Western blot analysis was used to determine the level of the light chain 3 (LC3) marker protein for autophagy. Cells previously treated with C. procera extract were washed with PBS (pH 7.4) and lysed in a buffer (50 mM HEPES, pH 7.4, containing 30 mM Na4P2O7, 10 mMNaF, 1 mM Na3 VO4, 1 mM PMSF, 1 mM DTT, 1% Triton X-100 (v/v) and 20 μl/ml protease inhibitor cocktail) for 20 min at 4°C. The homogenate was then subjected to ultrasonication for three times for 30 s each to rupture the plasma membrane and centrifuged at 14,000 rpm at 4°C for 20 min and the supernatant was stored in aliquots at −80°C until use. The Bradford protein assay was performed to estimate the protein level, with bovine serum albumin being used as the standard.[17] The R2 value for the standard curve was estimated as 0.954. Protein samples were then denatured in a Laemmli sample buffer containing 100 mM DTT at 95°C and separated by sodium dodecyl sulfate-polyacrylamide gel electrophoresis. The gels were then transferred electrophoretically to polyvinylidene difluoride blotting membranes using a semidry transfer device (Bio-Rad). The membranes were then blocked by incubation in 5% nonfat dry milk and the blots were incubated with LC3 primary antibodies (Abcam, UK), with beta-actin primary antibody being used as loading control. Horseradish peroxidase-conjugated secondary antibodies (anti-IgG) were used for immunodetection, following the ECL protocol. The intensity of the resulting protein bands was quantified using the ChemiDoc system (Bio-Rad) for densitometric analysis, supported by Image Lab® 1-D analysis software (Bio-Rad).

Statistical analysis

All the above experiments were performed three times completely independently and the results of these three replicates are presented in this study as the means ± standard errors of the mean. MTT assay data were presented as linear graphs and tables. Microsoft Office Excel was used for calculations and for plotting the estimated means and standard errors in graphs. Statistical analysis of results was performed by applying the Student's t-test for comparison between the means using a significance level of P < 0.05.


   Results Top


3-(4,5-dimethylthiazol-2-yl)-2,5-diphenyl tetrazolium bromide assay for antiproliferative effects of Calotropis procera extract on MCF-7 cells

In this assay, the toxicity of CG extract from the latex of C. procera was evaluatedin vitro against the human MCF-7 breast cancer cell line. It was found that treatment with the extract was associated with a significant reduction in the proliferation of MCF-7 cells (P < 0.05). The inhibitory effect was observed after 24 h incubation with the extract. [Figure 1] shows how the proportion of viable cells changed in response to treatment with different concentrations of CG extract (50–500 μg/ml) compared to the control cells. A concentration dependent decrease in cell viability was observed. At 500 μg/ml, only 31% of cells were viable, whereas at the lowest concentration (50 μg/ml) 79% of cells were viable. The IC50 value was estimated to be 135 μg/ml [Figure 1]. Hence, three sublethal concentrations of CG extract (25 μg/ml, 50 μg/ml, and 75 μg/ml) were selected and used in the subsequent experiments. Investigation of the morphological features of MCF-7 cells using an inverted phase contrast microscope revealed clear changes in the cell morphology at all concentrations when compared with the untreated cells. It could be clearly observed that control cells [Figure 2]a exhibited a normal shape (polygonal or spindle-shaped) and were attached to the surface of culture flask with well-developed nuclei, reaching about 95%–100% confluence. Conversely, systemic changes were evident in the morphological features of the cells in the treated group [Figure 2]b, [Figure 2]c, [Figure 2]d. These included cell shrinkage, loss of cell adhesion, decreased cell density, and increased intracellular space. At the highest concentration (75 μg/ml), more cells were detached and become round or irregular instead of spindle-shaped.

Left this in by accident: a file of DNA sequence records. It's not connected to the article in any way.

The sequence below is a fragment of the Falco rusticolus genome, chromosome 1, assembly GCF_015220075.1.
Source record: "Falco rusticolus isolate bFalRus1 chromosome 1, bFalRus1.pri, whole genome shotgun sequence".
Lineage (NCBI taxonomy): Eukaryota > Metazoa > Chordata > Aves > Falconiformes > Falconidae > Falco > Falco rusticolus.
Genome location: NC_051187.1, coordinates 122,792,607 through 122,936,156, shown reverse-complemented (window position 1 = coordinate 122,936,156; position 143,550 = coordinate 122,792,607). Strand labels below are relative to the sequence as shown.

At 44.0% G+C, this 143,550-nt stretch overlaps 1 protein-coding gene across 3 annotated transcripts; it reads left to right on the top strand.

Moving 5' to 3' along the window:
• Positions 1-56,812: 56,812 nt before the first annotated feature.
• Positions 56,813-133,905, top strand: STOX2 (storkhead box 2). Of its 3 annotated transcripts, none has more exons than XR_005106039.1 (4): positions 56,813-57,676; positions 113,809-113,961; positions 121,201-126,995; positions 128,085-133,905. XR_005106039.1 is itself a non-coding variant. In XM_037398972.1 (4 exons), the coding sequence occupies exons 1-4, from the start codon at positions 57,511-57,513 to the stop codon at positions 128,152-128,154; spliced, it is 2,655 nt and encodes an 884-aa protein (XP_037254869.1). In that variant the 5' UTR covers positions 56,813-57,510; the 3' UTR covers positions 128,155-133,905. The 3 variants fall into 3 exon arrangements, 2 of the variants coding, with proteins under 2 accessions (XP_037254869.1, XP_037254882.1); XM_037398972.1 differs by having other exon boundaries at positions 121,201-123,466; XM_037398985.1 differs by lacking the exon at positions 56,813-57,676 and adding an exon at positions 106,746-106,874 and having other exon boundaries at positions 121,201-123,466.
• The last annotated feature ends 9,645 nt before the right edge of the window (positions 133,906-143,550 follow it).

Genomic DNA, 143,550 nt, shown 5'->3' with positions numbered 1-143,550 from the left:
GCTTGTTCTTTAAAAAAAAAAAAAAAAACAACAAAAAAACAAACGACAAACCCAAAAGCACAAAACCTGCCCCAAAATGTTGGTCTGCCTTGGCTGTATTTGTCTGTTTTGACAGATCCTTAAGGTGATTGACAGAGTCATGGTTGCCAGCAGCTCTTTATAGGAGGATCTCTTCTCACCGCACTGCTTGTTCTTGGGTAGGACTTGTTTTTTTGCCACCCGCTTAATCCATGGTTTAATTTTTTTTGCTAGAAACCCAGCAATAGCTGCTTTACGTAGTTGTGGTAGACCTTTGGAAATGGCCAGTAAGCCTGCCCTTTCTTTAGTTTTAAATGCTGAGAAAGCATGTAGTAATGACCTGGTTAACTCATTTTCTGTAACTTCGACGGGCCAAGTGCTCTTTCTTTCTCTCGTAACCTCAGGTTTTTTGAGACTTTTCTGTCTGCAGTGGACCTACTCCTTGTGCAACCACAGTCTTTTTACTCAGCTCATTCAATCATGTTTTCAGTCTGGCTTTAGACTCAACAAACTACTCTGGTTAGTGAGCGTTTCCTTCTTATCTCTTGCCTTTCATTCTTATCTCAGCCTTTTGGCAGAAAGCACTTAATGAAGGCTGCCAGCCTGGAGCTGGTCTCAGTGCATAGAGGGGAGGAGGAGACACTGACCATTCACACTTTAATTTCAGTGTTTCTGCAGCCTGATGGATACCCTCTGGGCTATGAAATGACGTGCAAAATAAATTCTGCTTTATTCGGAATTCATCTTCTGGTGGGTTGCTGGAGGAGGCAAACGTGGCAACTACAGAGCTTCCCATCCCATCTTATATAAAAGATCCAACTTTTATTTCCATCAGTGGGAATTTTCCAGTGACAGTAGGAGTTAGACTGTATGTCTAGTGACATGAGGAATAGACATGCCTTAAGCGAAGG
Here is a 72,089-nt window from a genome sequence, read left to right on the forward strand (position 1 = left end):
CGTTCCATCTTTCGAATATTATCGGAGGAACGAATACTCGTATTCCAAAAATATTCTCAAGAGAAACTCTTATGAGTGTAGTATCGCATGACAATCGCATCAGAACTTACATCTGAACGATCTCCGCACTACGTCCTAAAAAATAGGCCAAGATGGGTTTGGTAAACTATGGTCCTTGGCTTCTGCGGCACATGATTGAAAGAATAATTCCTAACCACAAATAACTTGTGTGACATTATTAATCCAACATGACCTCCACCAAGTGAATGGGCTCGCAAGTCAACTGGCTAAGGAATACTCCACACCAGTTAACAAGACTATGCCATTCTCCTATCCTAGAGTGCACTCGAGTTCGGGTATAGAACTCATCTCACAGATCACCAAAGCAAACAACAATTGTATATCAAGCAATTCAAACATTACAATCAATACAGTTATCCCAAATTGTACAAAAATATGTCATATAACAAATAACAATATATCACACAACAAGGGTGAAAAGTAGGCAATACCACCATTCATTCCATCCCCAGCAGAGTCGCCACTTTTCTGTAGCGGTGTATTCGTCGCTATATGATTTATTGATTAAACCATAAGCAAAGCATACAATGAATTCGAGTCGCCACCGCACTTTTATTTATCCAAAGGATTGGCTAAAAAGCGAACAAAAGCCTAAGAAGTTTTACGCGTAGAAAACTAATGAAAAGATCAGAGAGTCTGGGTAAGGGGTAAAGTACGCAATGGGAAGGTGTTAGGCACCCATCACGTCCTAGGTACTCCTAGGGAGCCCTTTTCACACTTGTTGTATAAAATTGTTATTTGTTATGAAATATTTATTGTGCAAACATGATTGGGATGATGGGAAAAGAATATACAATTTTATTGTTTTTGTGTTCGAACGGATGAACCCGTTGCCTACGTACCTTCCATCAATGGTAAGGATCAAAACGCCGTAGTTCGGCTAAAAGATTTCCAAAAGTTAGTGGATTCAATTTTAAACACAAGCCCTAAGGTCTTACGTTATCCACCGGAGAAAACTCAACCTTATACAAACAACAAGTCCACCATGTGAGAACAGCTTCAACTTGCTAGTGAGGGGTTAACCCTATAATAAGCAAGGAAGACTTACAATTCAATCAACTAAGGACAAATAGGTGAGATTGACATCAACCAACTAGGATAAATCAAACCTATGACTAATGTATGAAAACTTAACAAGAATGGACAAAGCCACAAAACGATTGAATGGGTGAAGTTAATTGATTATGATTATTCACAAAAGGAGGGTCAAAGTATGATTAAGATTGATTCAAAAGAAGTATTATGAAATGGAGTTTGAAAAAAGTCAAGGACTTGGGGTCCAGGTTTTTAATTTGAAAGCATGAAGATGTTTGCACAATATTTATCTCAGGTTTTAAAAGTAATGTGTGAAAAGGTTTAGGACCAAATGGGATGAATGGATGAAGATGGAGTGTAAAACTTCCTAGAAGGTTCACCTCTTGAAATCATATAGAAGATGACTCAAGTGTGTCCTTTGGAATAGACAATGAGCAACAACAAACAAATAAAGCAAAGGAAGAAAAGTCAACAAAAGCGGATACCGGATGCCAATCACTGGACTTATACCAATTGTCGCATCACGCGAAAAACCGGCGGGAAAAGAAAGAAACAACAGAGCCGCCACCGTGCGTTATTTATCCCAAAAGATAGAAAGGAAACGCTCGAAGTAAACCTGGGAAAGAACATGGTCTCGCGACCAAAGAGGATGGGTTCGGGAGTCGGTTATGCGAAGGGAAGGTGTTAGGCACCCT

Figure 1: Cell viability as determined by 3-(4,5-dimethylthiazol-2-yl)-2,5-diphenyl tetrazolium bromide assay. MCF-7 cells were exposed to the indicated concentrations of extract for 24 h. A significant (P < 0.05) concentration dependent cytotoxic effect was observed with increasing concentration of extract. An IC50value of 135 μg/ml was estimated

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Figure 2: Morphological changes observed as a sign of toxicity in MCF-7 cells. Untreated cells (a) had normal shape with about 95%–100% confluence. A concentration dependent loss of cell adhesion, decreased cell density along with many detached cells were visualized in treated groups. (b) 25 μg/ml (c) 50 μg/ml and (d) 75 μg/ml (×100)

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Qualitative and quantitative determination of intracellular reactive oxygen species

The DCFH-DA assay was used to investigate the role of CG extract in inducing oxidative stress, both qualitatively using fluorescence microscopy and quantitatively using spectrofluorometry. For the qualitative assessment, [Figure 3]a, [Figure 3]b, [Figure 3]c, [Figure 3]d shows that after 12 h, exposure levels of ROS increased in a concentration dependent manner, as observed by the greater intensity of the green fluorescence in the treated compared to the control cells. A similar pattern of increased green fluorescence level was evident after 24 h treatment [Figure 3]e, [Figure 3]f, [Figure 3]g, [Figure 3]h. The quantitative assessment through spectrofluorometry confirmed this pattern, with results revealing a statistically significant increase (P < 0.05) in the ROS level [Figure 4]. Compared to the control group, treatment with CG extract at a concentration of 75 μg/ml was associated with a 1.5 and 1.95-fold increase in ROS generation after 12 h and 24 h treatment, respectively.